We willingly assign a place, among the characters now referred to, to the Rev. Hector M'Phail, who was minister of this parish from 1748 to 1774 - a man of primitive simplicity, fervent piety, and most eminently successful in his ministerial labours. His resolution was never to meet any of his parishioners, or indeed any individual whatever, whether high or low, young or old, without opening up to them, and pressing upon their consideration, that ministry of reconciliation with which he was intrusted, and which he had the happy talent of doing in a manner as striking and impressive as it was easy and familiar. Many persons still living, now very old men, recollect well, and better than more recent circumstances, the very words of those solemn and affectionate exhortations which were addressed to them, when children, by this eminent man of God.

Antiquities - The antiquary, though not perhaps to be much gratified, would not be altogether disappointed in his researches into the few relics of ancient times still extant in this parish. On the moors, traces almost everywhere may be observed of ancient encampments, and of monuments of hard-fought fields. A tradition is still current among the people, of a sanguinary conflict fought on the moor which stretches from the place of Resolis to Cullicudden on the north side of the public road to Dingwall, and of another on the north shoulder of the Moile Buidhe at the southern extremity of the parish, and on the south side of the public road to Kessock Ferry; and certainly these moors, thickly covered as they are with tumuli, bear testimony to the truth of the tradition.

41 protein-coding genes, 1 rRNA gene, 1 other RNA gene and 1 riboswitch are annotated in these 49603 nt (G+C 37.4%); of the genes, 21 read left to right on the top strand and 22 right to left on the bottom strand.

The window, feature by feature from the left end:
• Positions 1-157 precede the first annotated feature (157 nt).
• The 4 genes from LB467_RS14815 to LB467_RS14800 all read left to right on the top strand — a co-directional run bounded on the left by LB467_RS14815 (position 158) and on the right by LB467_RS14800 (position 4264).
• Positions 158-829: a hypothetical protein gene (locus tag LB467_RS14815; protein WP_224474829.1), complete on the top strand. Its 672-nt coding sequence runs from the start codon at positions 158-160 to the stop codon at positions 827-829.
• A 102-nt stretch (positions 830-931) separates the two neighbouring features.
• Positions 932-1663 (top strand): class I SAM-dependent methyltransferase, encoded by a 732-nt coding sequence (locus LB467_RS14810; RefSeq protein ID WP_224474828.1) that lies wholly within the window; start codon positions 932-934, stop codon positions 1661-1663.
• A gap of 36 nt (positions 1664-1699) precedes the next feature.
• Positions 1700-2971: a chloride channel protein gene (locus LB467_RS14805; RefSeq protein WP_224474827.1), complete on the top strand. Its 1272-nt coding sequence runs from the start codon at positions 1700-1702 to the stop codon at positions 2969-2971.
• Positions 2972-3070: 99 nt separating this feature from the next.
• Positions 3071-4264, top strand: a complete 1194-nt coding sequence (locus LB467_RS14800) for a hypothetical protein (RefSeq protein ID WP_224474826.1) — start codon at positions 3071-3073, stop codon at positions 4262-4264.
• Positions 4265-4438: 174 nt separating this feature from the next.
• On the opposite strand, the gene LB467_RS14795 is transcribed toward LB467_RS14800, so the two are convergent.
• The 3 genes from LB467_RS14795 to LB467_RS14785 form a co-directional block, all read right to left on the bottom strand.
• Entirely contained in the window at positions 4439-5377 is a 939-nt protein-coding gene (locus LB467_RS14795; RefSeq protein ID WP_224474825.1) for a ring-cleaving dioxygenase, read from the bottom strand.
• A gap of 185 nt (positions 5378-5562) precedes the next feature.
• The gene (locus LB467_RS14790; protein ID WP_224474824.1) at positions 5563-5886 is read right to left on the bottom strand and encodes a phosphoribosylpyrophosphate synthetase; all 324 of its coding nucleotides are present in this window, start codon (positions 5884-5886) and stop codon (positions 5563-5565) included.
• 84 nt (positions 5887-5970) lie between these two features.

About twenty years ago, a large barrow or cairn was opened up by the late Sir Alexander M'Kenzie of Avoch, at the farm of Woodhead in this parish, from which to get materials for building a farmhouse, and in the centre of it was found a rude sarcophagus made up of large flags, containing a quantity of human bones of immense size, which, on being exposed to the air for a very short time, crumbled down to the finest powder.

An earthen tumulus or mound being broken into, at Jemimaville, by Major Munro, to procure gravel for metalling a road, an earthen urn of a very antique form was found in it, and which is at present in the possession of that gentleman. The present incumbent, about two years ago, employed a man to trench a piece of moor on the upper part of his glebe; the circular base of an ancient Pictish house occupied one particular spot, in trenching which a stone vessel was found imbedded in the soil about a foot and a-half below the surface, resembling a cup about four inches in diameter, and three quarters of an inch thick, and made of a piece of hard whinstone. It appears evidently to have been a spoon, a small protuberance on one side intimating where the handle was. This curious relic, now in the possession of the present incumbent, is perhaps as old as the days of Druidism.